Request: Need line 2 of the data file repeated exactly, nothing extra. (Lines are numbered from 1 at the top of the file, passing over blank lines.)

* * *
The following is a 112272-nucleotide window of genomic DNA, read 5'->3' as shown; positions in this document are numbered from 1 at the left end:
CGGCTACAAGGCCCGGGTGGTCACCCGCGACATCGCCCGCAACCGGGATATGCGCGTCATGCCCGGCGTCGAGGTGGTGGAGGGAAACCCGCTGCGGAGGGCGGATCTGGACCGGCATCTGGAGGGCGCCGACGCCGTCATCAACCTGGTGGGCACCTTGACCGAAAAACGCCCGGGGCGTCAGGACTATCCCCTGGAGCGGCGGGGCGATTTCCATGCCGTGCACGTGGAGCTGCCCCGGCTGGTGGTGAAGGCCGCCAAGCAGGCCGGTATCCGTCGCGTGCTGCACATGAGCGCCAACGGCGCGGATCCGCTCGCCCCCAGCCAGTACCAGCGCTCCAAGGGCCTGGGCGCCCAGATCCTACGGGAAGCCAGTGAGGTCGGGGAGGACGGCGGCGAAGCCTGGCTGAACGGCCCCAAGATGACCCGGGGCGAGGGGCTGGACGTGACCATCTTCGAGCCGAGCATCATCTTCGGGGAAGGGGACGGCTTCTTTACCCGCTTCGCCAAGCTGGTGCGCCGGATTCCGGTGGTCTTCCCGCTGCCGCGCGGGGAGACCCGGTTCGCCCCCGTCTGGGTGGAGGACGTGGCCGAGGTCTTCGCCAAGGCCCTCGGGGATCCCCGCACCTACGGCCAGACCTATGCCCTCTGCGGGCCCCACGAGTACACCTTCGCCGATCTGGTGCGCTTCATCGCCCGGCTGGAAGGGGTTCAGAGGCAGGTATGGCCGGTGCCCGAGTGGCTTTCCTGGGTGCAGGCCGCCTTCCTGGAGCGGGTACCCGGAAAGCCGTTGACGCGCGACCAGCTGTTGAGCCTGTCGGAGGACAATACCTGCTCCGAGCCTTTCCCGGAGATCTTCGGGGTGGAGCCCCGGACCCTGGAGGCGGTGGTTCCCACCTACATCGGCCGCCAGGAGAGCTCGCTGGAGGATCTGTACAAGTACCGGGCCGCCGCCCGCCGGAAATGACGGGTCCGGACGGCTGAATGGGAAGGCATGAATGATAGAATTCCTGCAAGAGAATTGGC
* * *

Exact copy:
CGGCTACAAGGCCCGGGTGGTCACCCGCGACATCGCCCGCAACCGGGATATGCGCGTCATGCCCGGCGTCGAGGTGGTGGAGGGAAACCCGCTGCGGAGGGCGGATCTGGACCGGCATCTGGAGGGCGCCGACGCCGTCATCAACCTGGTGGGCACCTTGACCGAAAAACGCCCGGGGCGTCAGGACTATCCCCTGGAGCGGCGGGGCGATTTCCATGCCGTGCACGTGGAGCTGCCCCGGCTGGTGGTGAAGGCCGCCAAGCAGGCCGGTATCCGTCGCGTGCTGCACATGAGCGCCAACGGCGCGGATCCGCTCGCCCCCAGCCAGTACCAGCGCTCCAAGGGCCTGGGCGCCCAGATCCTACGGGAAGCCAGTGAGGTCGGGGAGGACGGCGGCGAAGCCTGGCTGAACGGCCCCAAGATGACCCGGGGCGAGGGGCTGGACGTGACCATCTTCGAGCCGAGCATCATCTTCGGGGAAGGGGACGGCTTCTTTACCCGCTTCGCCAAGCTGGTGCGCCGGATTCCGGTGGTCTTCCCGCTGCCGCGCGGGGAGACCCGGTTCGCCCCCGTCTGGGTGGAGGACGTGGCCGAGGTCTTCGCCAAGGCCCTCGGGGATCCCCGCACCTACGGCCAGACCTATGCCCTCTGCGGGCCCCACGAGTACACCTTCGCCGATCTGGTGCGCTTCATCGCCCGGCTGGAAGGGGTTCAGAGGCAGGTATGGCCGGTGCCCGAGTGGCTTTCCTGGGTGCAGGCCGCCTTCCTGGAGCGGGTACCCGGAAAGCCGTTGACGCGCGACCAGCTGTTGAGCCTGTCGGAGGACAATACCTGCTCCGAGCCTTTCCCGGAGATCTTCGGGGTGGAGCCCCGGACCCTGGAGGCGGTGGTTCCCACCTACATCGGCCGCCAGGAGAGCTCGCTGGAGGATCTGTACAAGTACCGGGCCGCCGCCCGCCGGAAATGACGGGTCCGGACGGCTGAATGGGAAGGCATGAATGATAGAATTCCTGCAAGAGAATTGGC